Bills fans are currently experiencing one of the fiercest debates of their early season and believe it or not, it has nothing to do with either the coaching staff or embattled QB Ryan Fitzpatrick. Instead it has to do with the league’s newest $100 Million Dollar Man in DE Mario Williams.
During the offseason the Bills made what many considered to be the largest coup in franchise history when they were able to bring in Mario Williams. They threw a boat load of cash at him and through only four weeks the production just hasn’t been there (9 tackles, 1.5 sacks) and the second guessing has already begun.
There are theories and rumors abound about what could be plaguing the Bills newest marquee player. They range from injury issues, to poor technical ability. We all have our own ideas and thoughts but to truly understand both Mario Williams as a player and what may be his issue on the field, we wanted to turn to a couple of experts.
Joe Buscaglia of WGR 550 AM in Buffalo, NY has done a fantastic job charting plays for the first four Bills games. I’d encourage you to go look at them for every Bills player but for a moment let’s concentrate on just Mario v. The Pats for a moment;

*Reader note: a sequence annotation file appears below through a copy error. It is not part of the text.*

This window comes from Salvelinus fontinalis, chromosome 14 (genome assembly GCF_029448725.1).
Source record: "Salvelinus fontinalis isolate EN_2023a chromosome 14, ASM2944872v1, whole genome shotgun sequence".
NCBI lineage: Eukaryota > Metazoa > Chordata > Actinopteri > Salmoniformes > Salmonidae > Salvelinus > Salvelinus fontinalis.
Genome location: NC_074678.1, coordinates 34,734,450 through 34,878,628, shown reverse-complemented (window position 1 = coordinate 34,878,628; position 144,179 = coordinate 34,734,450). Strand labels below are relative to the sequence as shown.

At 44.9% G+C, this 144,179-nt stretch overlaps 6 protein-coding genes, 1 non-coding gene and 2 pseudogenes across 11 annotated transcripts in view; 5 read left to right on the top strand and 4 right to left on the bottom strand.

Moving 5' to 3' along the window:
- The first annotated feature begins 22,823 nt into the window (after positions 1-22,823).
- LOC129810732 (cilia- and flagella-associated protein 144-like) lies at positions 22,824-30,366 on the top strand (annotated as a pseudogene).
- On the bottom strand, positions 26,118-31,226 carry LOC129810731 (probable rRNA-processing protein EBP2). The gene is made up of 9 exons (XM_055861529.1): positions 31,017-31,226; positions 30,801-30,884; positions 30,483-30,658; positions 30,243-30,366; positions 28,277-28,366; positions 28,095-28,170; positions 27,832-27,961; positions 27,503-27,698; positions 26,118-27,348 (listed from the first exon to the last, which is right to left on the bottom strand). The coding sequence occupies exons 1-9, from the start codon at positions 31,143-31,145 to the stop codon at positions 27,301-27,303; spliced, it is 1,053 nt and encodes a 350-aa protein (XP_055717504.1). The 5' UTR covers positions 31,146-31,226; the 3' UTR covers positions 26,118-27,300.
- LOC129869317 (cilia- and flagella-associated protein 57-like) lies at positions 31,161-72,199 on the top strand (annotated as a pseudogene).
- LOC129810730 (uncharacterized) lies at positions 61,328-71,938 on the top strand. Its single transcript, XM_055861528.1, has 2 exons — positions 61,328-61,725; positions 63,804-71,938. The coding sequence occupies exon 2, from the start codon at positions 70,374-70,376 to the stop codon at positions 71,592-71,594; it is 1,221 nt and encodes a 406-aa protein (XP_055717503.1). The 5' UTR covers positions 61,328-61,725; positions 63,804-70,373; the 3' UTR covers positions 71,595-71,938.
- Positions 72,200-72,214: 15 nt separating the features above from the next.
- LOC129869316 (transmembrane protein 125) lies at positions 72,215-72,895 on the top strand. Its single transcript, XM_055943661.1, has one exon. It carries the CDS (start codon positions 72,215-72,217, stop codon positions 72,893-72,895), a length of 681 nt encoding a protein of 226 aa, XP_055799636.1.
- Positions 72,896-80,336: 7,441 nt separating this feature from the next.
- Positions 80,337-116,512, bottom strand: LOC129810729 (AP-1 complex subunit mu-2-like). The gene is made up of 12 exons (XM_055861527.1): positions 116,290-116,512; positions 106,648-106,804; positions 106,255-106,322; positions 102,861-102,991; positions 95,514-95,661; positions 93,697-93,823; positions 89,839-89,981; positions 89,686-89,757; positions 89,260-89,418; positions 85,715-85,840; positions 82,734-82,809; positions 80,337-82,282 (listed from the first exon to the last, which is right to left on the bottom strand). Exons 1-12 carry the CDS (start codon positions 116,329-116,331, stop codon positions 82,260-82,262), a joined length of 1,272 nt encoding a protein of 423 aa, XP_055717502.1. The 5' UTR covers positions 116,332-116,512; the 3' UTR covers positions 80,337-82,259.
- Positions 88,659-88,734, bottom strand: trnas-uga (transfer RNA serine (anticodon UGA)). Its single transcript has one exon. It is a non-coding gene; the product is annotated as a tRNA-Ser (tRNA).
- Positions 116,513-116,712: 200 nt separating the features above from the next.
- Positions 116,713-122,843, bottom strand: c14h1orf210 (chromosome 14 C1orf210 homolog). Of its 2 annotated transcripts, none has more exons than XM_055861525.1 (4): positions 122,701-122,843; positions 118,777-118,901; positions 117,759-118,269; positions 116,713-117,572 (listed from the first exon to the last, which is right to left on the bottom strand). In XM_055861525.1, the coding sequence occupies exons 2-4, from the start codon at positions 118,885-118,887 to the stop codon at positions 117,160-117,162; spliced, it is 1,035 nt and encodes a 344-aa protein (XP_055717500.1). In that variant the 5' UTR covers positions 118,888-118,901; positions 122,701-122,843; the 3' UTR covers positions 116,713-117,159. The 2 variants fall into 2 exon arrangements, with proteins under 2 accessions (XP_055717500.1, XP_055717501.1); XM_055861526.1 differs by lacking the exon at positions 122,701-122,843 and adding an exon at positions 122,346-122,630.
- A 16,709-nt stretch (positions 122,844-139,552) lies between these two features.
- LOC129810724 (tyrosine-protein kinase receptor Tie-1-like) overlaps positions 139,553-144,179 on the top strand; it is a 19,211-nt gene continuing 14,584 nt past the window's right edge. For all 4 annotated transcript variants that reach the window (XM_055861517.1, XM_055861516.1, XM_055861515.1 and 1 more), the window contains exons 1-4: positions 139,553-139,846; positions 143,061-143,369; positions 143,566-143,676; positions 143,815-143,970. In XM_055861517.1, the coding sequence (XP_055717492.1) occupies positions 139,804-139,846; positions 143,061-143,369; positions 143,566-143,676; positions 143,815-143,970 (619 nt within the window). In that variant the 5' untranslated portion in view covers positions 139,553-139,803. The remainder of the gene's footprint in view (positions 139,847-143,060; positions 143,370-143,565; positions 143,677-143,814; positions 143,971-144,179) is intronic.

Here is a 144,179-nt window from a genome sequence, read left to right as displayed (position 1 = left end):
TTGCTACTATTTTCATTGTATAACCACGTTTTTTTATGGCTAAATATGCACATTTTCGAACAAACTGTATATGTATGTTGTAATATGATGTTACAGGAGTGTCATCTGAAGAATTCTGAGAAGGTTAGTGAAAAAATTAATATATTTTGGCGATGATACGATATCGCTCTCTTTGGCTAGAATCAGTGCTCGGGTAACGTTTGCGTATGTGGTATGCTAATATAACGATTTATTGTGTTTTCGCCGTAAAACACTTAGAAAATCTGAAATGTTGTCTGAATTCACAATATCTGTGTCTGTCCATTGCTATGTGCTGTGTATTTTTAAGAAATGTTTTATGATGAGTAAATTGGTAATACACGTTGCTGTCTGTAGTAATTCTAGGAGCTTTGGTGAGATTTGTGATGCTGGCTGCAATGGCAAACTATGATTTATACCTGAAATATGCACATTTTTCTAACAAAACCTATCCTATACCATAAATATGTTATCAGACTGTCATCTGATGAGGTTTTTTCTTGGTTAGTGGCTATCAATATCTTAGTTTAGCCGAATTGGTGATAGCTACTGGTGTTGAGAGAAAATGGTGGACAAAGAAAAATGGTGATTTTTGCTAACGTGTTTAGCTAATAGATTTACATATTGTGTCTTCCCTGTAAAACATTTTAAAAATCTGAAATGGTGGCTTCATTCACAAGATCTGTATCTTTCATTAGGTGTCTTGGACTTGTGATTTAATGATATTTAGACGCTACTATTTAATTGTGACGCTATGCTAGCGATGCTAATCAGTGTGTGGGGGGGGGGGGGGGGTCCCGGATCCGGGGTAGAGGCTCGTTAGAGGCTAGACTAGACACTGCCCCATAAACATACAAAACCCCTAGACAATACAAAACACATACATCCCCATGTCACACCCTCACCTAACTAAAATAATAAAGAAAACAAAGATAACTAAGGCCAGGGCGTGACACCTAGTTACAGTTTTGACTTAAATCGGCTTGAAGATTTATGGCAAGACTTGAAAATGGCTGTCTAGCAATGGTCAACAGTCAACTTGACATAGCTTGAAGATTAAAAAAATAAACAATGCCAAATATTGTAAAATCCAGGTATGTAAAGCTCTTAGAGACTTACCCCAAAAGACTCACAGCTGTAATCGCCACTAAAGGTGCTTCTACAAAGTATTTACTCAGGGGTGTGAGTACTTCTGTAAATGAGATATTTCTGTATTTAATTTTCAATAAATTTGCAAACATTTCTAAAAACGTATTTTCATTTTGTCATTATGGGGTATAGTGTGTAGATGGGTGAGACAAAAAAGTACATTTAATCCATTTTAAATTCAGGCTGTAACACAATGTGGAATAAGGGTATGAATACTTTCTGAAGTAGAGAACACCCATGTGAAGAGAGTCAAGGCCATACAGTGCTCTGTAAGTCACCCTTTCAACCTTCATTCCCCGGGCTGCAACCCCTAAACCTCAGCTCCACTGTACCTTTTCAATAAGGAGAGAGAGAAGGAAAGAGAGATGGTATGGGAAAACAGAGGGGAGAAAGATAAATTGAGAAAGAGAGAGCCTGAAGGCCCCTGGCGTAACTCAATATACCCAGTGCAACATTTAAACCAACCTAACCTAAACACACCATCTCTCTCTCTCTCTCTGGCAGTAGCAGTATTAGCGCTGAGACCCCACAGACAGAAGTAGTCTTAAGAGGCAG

According to Joe’s charting the Pats dropped back 29 times v. the Bills, Mario Williams generated a total of two QB Hurries and 0 sacks in those 29 drops and was pancacked once. He was double teamed once, and chipped three times which means that on over 85% present of Brady’s drop Williams was one on one v. the OT. This should of a been a matchup he destroyed and instead he came away with nothing.
When you look at how the Pats ran the ball, they seemed to heavily avoid Williams side but actually ran for a better YPC average when they did run at Williams. Williams was never double teamed on running plays and actually saw one on one blocks by a TE on 8 of the Pats 34 rushing attempts.